The Overview attempts to deflect concerns regarding the timing of the announcement of Mrs. McCabe’s candidacy in mid-March 2015, fast on the heels of Clinton’s illicit server becoming public knowledge.

The news that Clinton used a private email server broke March 2, 2015. Five days later, former Clinton Foundation board member and Democrat party fundraiser, Virginia Governor Terry McAuliffe met with the McCabes to recruit her for a run for the state Senate. She announced her candidacy on March 12. Soon afterward, McAuliffe-aligned political groups donated nearly $700,000 (40% of the campaign’s total funds) to McCabe’s wife for her campaign. Around that time, Gov. McAuliffe would also come under criminal investigation by the FBI.

An April 29, 2015, document titled “Protocol regarding Potential Conflicts of Interest” sent from the Washington Field Office to various FBI officials – and self-approved by McCabe – indicates that he was “consulting with individuals within the Washington Field Office and [FBI headquarters]” prior to the announcement of his wife’s political campaign:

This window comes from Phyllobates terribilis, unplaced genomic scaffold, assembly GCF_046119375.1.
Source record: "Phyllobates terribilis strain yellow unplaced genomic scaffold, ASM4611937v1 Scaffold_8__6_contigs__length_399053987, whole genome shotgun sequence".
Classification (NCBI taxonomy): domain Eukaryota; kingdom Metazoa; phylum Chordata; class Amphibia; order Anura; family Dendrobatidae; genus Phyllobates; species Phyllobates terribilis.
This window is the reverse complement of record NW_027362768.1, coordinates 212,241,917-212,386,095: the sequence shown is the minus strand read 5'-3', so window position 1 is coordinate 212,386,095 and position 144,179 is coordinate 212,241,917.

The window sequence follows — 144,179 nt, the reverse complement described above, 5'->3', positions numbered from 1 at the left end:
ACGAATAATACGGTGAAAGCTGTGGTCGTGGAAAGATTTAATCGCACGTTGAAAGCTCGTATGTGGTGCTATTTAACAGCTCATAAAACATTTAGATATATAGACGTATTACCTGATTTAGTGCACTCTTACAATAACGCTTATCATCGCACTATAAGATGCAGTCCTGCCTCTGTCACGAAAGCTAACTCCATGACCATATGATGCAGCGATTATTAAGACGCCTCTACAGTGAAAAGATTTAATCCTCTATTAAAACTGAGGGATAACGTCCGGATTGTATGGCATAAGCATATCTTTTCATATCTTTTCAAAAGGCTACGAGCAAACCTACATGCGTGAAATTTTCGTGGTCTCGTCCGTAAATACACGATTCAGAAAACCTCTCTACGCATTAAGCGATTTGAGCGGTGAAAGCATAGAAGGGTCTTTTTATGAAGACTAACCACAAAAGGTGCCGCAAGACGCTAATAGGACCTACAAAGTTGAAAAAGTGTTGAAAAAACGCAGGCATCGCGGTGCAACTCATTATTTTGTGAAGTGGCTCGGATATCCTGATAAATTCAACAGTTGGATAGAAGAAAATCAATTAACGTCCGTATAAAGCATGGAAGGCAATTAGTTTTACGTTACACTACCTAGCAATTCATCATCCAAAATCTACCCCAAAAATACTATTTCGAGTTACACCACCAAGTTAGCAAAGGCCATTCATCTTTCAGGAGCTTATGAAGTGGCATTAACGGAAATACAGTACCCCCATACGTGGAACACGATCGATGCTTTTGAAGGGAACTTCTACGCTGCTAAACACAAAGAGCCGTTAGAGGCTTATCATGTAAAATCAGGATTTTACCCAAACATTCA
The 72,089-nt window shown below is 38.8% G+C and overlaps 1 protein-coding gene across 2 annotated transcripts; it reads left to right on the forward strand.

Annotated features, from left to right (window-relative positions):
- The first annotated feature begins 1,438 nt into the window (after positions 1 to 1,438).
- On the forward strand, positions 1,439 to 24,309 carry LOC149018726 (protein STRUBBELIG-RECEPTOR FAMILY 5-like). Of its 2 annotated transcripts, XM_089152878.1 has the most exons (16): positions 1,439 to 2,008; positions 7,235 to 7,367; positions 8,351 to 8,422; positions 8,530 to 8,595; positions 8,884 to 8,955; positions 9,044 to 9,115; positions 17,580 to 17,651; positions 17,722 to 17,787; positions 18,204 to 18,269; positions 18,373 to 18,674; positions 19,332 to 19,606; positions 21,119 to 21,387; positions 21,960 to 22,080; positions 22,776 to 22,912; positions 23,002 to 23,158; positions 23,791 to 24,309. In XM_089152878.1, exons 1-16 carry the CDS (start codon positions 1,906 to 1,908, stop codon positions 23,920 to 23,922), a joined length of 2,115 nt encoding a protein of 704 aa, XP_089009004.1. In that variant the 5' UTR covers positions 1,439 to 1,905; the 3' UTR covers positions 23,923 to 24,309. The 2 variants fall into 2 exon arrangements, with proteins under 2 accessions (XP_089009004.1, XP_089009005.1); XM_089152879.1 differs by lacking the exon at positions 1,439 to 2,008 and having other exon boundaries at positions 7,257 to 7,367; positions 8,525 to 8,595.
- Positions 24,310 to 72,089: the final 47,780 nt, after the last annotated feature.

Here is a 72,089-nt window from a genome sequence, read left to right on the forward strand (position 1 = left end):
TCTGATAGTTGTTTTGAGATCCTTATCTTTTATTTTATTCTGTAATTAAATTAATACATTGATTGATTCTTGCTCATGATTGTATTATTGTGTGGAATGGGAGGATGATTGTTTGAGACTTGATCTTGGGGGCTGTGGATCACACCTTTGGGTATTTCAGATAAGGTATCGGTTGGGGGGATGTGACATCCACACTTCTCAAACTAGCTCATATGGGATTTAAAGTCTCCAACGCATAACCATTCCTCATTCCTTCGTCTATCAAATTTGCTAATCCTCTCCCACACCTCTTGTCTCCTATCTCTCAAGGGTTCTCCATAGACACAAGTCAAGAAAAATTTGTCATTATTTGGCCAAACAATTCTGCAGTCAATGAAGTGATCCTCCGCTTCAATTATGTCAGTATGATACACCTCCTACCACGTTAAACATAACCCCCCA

In March 2015, Dr. Jill McCabe announced her candidacy for Virginia State Senate. Dr. McCabe is the wife of Washington Field Office ADIC Andrew McCabe. Prior to Dr. McCabe’s official announcement, the [assistant director] consulted with individuals within [Washington Field Office] and [FBI headquarters] to identify limitations on his participation in her campaign and to identify areas where Dr. McCabe’s campaign may present potential conflicts of interest for the ADIC in WFO investigations and operations.

While this same document advises against McCabe’s involvement in “all public corruption investigations” concerning the state of Virginia during the campaign, no restrictions are advised in his involvement in Virginia cases following the campaign or his involvement with the Clinton email investigation. Also, it advises with respect to other conflicts of interest the Washington Field Office “will assess all other matters on a case-by-case basis,” and provide a “protocol” for their examination, which would be reviewed by a subordinate of McCabe’s, the Chief Division Counsel.